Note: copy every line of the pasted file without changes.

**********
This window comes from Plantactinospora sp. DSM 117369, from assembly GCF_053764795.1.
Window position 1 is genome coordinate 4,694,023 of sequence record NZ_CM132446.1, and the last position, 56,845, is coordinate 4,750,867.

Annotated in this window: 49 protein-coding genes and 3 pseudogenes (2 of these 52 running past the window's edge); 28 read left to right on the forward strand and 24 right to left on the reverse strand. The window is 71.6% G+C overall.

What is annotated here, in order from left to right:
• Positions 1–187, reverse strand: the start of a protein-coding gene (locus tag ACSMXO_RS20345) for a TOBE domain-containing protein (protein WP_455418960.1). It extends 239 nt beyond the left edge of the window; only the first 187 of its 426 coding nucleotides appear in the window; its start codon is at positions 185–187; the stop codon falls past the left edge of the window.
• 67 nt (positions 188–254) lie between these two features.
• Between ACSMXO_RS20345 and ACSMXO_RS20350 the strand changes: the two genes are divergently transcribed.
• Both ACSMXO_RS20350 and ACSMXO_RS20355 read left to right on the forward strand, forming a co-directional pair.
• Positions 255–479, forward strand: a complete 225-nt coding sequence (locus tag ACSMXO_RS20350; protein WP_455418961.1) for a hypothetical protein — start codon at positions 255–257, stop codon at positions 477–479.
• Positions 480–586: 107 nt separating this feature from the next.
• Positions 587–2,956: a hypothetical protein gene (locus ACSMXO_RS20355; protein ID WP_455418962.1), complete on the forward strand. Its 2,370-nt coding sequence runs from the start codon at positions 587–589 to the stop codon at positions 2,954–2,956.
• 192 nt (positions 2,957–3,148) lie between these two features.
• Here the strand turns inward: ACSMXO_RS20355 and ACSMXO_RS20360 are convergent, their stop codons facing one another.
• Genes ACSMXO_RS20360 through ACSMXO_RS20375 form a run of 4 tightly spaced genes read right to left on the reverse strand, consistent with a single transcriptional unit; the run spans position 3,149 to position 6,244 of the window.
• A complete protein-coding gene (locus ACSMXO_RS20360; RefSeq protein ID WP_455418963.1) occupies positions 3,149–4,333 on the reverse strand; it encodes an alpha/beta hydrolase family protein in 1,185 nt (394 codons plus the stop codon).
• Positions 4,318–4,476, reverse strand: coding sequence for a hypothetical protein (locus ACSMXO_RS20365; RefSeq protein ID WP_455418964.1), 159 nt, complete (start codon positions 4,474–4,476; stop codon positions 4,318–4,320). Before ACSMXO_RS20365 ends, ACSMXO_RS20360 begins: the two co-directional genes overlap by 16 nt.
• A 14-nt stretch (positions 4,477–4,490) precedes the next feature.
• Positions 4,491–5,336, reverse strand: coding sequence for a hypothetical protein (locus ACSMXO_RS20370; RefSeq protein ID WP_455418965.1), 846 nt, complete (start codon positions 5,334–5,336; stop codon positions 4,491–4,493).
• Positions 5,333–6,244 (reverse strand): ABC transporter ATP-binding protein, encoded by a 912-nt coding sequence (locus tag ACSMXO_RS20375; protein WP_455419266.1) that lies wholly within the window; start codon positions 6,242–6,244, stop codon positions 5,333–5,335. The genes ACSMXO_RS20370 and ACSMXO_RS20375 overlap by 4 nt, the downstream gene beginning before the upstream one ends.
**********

This window comes from Plantactinospora sp. DSM 117369, from assembly GCF_053764795.1.
Window position 1 is genome coordinate 4,694,023 of sequence record NZ_CM132446.1, and the last position, 56,845, is coordinate 4,750,867.

Annotated in this window: 49 protein-coding genes and 3 pseudogenes (2 of these 52 running past the window's edge); 28 read left to right on the forward strand and 24 right to left on the reverse strand. The window is 71.6% G+C overall.

What is annotated here, in order from left to right:
• Positions 1–187, reverse strand: the start of a protein-coding gene (locus tag ACSMXO_RS20345) for a TOBE domain-containing protein (protein WP_455418960.1). It extends 239 nt beyond the left edge of the window; only the first 187 of its 426 coding nucleotides appear in the window; its start codon is at positions 185–187; the stop codon falls past the left edge of the window.
• 67 nt (positions 188–254) lie between these two features.
• Between ACSMXO_RS20345 and ACSMXO_RS20350 the strand changes: the two genes are divergently transcribed.
• Both ACSMXO_RS20350 and ACSMXO_RS20355 read left to right on the forward strand, forming a co-directional pair.
• Positions 255–479, forward strand: a complete 225-nt coding sequence (locus tag ACSMXO_RS20350; protein WP_455418961.1) for a hypothetical protein — start codon at positions 255–257, stop codon at positions 477–479.
• Positions 480–586: 107 nt separating this feature from the next.
• Positions 587–2,956: a hypothetical protein gene (locus ACSMXO_RS20355; protein ID WP_455418962.1), complete on the forward strand. Its 2,370-nt coding sequence runs from the start codon at positions 587–589 to the stop codon at positions 2,954–2,956.
• 192 nt (positions 2,957–3,148) lie between these two features.
• Here the strand turns inward: ACSMXO_RS20355 and ACSMXO_RS20360 are convergent, their stop codons facing one another.
• Genes ACSMXO_RS20360 through ACSMXO_RS20375 form a run of 4 tightly spaced genes read right to left on the reverse strand, consistent with a single transcriptional unit; the run spans position 3,149 to position 6,244 of the window.
• A complete protein-coding gene (locus ACSMXO_RS20360; RefSeq protein ID WP_455418963.1) occupies positions 3,149–4,333 on the reverse strand; it encodes an alpha/beta hydrolase family protein in 1,185 nt (394 codons plus the stop codon).
• Positions 4,318–4,476, reverse strand: coding sequence for a hypothetical protein (locus ACSMXO_RS20365; RefSeq protein ID WP_455418964.1), 159 nt, complete (start codon positions 4,474–4,476; stop codon positions 4,318–4,320). Before ACSMXO_RS20365 ends, ACSMXO_RS20360 begins: the two co-directional genes overlap by 16 nt.
• A 14-nt stretch (positions 4,477–4,490) precedes the next feature.
• Positions 4,491–5,336, reverse strand: coding sequence for a hypothetical protein (locus ACSMXO_RS20370; RefSeq protein ID WP_455418965.1), 846 nt, complete (start codon positions 5,334–5,336; stop codon positions 4,491–4,493).
• Positions 5,333–6,244 (reverse strand): ABC transporter ATP-binding protein, encoded by a 912-nt coding sequence (locus tag ACSMXO_RS20375; protein WP_455419266.1) that lies wholly within the window; start codon positions 6,242–6,244, stop codon positions 5,333–5,335. The genes ACSMXO_RS20370 and ACSMXO_RS20375 overlap by 4 nt, the downstream gene beginning before the upstream one ends.